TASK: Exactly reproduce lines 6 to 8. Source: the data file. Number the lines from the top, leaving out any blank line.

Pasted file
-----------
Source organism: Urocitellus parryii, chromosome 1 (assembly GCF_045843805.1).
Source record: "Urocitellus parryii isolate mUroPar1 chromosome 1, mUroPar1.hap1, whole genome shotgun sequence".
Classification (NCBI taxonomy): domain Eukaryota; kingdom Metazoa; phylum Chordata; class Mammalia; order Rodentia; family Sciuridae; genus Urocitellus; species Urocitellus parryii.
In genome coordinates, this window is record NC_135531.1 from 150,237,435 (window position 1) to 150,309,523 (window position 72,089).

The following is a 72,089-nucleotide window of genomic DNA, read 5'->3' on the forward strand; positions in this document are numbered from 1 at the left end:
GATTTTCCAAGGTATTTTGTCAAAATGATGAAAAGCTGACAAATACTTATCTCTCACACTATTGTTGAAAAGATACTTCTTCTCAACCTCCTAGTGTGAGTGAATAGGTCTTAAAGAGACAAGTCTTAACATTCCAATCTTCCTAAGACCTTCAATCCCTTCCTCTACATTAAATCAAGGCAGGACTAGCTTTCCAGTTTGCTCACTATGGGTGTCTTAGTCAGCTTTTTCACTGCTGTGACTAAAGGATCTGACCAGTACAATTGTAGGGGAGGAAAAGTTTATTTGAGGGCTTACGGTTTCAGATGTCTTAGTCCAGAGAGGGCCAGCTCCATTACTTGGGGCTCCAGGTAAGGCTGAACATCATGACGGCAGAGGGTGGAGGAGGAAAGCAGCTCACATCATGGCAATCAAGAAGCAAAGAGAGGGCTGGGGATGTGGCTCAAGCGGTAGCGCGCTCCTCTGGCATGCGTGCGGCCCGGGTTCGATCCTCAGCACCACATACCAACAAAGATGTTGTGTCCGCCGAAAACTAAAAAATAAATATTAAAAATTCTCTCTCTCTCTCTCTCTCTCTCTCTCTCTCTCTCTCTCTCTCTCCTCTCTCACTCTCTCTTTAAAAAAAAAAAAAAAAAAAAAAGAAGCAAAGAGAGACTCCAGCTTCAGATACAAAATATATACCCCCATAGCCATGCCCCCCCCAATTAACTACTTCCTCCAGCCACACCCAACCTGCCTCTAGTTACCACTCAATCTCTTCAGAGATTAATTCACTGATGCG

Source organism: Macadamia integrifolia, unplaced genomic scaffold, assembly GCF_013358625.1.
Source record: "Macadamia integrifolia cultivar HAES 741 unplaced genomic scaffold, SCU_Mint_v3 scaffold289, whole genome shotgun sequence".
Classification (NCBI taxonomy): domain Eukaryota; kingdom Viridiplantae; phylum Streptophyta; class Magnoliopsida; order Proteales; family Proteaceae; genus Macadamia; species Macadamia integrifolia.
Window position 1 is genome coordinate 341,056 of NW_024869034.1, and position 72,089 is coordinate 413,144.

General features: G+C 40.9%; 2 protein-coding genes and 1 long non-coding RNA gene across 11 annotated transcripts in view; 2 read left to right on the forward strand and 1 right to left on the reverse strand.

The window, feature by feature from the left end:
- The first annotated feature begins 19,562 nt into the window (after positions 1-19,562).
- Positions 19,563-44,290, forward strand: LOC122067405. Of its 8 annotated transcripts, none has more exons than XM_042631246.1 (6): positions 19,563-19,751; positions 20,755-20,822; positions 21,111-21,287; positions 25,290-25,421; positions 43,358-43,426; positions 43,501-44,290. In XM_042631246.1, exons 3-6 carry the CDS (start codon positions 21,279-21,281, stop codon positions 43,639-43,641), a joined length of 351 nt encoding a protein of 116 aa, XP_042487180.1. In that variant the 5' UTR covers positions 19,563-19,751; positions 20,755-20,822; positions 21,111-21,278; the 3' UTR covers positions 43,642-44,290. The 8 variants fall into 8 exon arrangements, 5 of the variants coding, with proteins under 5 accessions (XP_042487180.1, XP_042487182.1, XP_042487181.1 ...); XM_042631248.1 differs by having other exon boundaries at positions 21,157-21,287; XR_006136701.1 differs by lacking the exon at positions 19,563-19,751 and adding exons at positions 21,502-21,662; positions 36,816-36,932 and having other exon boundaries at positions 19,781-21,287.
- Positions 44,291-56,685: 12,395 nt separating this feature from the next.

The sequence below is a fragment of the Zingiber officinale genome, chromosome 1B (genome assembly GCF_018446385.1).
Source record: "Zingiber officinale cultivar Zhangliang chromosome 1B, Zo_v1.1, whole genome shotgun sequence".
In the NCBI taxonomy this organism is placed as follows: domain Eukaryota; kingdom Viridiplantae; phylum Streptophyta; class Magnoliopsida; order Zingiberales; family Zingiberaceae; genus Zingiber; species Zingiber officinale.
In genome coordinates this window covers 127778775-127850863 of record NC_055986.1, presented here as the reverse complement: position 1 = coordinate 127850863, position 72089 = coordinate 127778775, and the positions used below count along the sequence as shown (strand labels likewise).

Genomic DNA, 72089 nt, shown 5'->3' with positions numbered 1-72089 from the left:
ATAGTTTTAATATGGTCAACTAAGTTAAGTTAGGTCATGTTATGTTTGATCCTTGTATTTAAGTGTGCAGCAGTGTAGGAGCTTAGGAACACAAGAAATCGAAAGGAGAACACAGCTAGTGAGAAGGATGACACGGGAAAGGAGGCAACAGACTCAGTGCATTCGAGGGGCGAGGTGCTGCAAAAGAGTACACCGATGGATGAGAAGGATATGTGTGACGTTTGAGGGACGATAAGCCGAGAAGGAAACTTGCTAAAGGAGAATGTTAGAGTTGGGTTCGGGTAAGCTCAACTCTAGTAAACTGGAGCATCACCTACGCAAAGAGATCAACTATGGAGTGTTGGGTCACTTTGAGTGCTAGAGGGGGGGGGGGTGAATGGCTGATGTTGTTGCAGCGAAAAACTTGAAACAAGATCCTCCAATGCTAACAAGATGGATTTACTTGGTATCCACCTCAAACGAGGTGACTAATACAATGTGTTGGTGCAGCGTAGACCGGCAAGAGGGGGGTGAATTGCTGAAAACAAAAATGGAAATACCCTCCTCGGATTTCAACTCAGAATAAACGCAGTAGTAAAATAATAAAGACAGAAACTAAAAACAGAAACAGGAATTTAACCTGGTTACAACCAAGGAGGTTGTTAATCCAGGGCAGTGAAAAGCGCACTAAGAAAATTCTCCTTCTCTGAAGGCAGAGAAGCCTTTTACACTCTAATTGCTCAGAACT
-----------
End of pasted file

GATTTTCCAAGGTATTTTGTCAAAATGATGAAAAGCTGACAAATACTTATCTCTCACACTATTGTTGAAAAGATACTTCTTCTCAACCTCCTAGTGTGAGTGAATAGGTCTTAAAGAGACAAGTCTTAACATTCCAATCTTCCTAAGACCTTCAATCCCTTCCTCTACATTAAATCAAGGCAGGACTAGCTTTCCAGTTTGCTCACTATGGGTGTCTTAGTCAGCTTTTTCACTGCTGTGACTAAAGGATCTGACCAGTACAATTGTAGGGGAGGAAAAGTTTATTTGAGGGCTTACGGTTTCAGATGTCTTAGTCCAGAGAGGGCCAGCTCCATTACTTGGGGCTCCAGGTAAGGCTGAACATCATGACGGCAGAGGGTGGAGGAGGAAAGCAGCTCACATCATGGCAATCAAGAAGCAAAGAGAGGGCTGGGGATGTGGCTCAAGCGGTAGCGCGCTCCTCTGGCATGCGTGCGGCCCGGGTTCGATCCTCAGCACCACATACCAACAAAGATGTTGTGTCCGCCGAAAACTAAAAAATAAATATTAAAAATTCTCTCTCTCTCTCTCTCTCTCTCTCTCTCTCTCTCTCTCTCTCTCCTCTCTCACTCTCTCTTTAAAAAAAAAAAAAAAAAAAAAAGAAGCAAAGAGAGACTCCAGCTTCAGATACAAAATATATACCCCCATAGCCATGCCCCCCCCAATTAACTACTTCCTCCAGCCACACCCAACCTGCCTCTAGTTACCACTCAATCTCTTCAGAGATTAATTCACTGATGCG

Source organism: Macadamia integrifolia, unplaced genomic scaffold, assembly GCF_013358625.1.
Source record: "Macadamia integrifolia cultivar HAES 741 unplaced genomic scaffold, SCU_Mint_v3 scaffold289, whole genome shotgun sequence".